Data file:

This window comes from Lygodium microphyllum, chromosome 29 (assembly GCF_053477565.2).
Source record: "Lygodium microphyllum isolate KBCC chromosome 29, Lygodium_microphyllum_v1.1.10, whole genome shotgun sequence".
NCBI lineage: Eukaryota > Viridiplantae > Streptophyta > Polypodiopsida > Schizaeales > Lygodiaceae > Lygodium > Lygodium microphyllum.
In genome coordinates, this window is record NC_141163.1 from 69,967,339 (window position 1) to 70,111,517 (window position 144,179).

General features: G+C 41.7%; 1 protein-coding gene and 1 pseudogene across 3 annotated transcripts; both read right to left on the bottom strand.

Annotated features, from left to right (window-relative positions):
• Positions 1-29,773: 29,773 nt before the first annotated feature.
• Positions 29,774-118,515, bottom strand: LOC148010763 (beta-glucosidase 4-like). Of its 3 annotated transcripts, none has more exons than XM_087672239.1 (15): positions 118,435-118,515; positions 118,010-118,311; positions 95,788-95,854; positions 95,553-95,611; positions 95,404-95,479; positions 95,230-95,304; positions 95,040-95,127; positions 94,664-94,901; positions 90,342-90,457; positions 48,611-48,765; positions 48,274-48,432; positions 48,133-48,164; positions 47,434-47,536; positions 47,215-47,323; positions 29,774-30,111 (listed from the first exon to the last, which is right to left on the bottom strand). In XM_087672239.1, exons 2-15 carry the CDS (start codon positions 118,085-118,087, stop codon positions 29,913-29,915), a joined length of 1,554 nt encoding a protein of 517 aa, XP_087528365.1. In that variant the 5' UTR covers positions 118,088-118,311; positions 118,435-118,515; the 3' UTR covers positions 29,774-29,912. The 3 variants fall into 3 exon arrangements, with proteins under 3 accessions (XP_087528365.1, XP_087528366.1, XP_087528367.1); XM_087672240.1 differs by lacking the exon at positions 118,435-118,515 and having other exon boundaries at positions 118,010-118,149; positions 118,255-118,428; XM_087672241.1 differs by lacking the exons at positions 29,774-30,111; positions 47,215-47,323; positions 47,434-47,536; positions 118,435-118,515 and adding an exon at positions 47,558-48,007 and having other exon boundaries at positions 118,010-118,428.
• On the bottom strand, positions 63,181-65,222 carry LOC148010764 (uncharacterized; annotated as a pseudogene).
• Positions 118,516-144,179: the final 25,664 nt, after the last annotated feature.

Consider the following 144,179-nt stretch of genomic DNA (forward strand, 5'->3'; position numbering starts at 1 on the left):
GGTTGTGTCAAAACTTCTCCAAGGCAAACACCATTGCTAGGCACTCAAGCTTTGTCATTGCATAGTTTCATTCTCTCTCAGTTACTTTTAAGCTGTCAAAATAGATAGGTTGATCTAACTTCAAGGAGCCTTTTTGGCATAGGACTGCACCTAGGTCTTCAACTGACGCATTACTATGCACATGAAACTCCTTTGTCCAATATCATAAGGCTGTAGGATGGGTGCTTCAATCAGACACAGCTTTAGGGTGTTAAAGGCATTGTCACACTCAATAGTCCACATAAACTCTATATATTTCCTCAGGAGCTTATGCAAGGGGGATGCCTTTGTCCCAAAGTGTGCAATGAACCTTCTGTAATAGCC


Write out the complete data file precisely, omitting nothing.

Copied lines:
This window comes from Lygodium microphyllum, chromosome 29 (assembly GCF_053477565.2).
Source record: "Lygodium microphyllum isolate KBCC chromosome 29, Lygodium_microphyllum_v1.1.10, whole genome shotgun sequence".
NCBI lineage: Eukaryota > Viridiplantae > Streptophyta > Polypodiopsida > Schizaeales > Lygodiaceae > Lygodium > Lygodium microphyllum.
In genome coordinates, this window is record NC_141163.1 from 69,967,339 (window position 1) to 70,111,517 (window position 144,179).

General features: G+C 41.7%; 1 protein-coding gene and 1 pseudogene across 3 annotated transcripts; both read right to left on the bottom strand.

Annotated features, from left to right (window-relative positions):
• Positions 1-29,773: 29,773 nt before the first annotated feature.
• Positions 29,774-118,515, bottom strand: LOC148010763 (beta-glucosidase 4-like). Of its 3 annotated transcripts, none has more exons than XM_087672239.1 (15): positions 118,435-118,515; positions 118,010-118,311; positions 95,788-95,854; positions 95,553-95,611; positions 95,404-95,479; positions 95,230-95,304; positions 95,040-95,127; positions 94,664-94,901; positions 90,342-90,457; positions 48,611-48,765; positions 48,274-48,432; positions 48,133-48,164; positions 47,434-47,536; positions 47,215-47,323; positions 29,774-30,111 (listed from the first exon to the last, which is right to left on the bottom strand). In XM_087672239.1, exons 2-15 carry the CDS (start codon positions 118,085-118,087, stop codon positions 29,913-29,915), a joined length of 1,554 nt encoding a protein of 517 aa, XP_087528365.1. In that variant the 5' UTR covers positions 118,088-118,311; positions 118,435-118,515; the 3' UTR covers positions 29,774-29,912. The 3 variants fall into 3 exon arrangements, with proteins under 3 accessions (XP_087528365.1, XP_087528366.1, XP_087528367.1); XM_087672240.1 differs by lacking the exon at positions 118,435-118,515 and having other exon boundaries at positions 118,010-118,149; positions 118,255-118,428; XM_087672241.1 differs by lacking the exons at positions 29,774-30,111; positions 47,215-47,323; positions 47,434-47,536; positions 118,435-118,515 and adding an exon at positions 47,558-48,007 and having other exon boundaries at positions 118,010-118,428.
• On the bottom strand, positions 63,181-65,222 carry LOC148010764 (uncharacterized; annotated as a pseudogene).
• Positions 118,516-144,179: the final 25,664 nt, after the last annotated feature.

Consider the following 144,179-nt stretch of genomic DNA (forward strand, 5'->3'; position numbering starts at 1 on the left):
GGTTGTGTCAAAACTTCTCCAAGGCAAACACCATTGCTAGGCACTCAAGCTTTGTCATTGCATAGTTTCATTCTCTCTCAGTTACTTTTAAGCTGTCAAAATAGATAGGTTGATCTAACTTCAAGGAGCCTTTTTGGCATAGGACTGCACCTAGGTCTTCAACTGACGCATTACTATGCACATGAAACTCCTTTGTCCAATATCATAAGGCTGTAGGATGGGTGCTTCAATCAGACACAGCTTTAGGGTGTTAAAGGCATTGTCACACTCAATAGTCCACATAAACTCTATATATTTCCTCAGGAGCTTATGCAAGGGGGATGCCTTTGTCCCAAAGTGTGCAATGAACCTTCTGTAATAGCC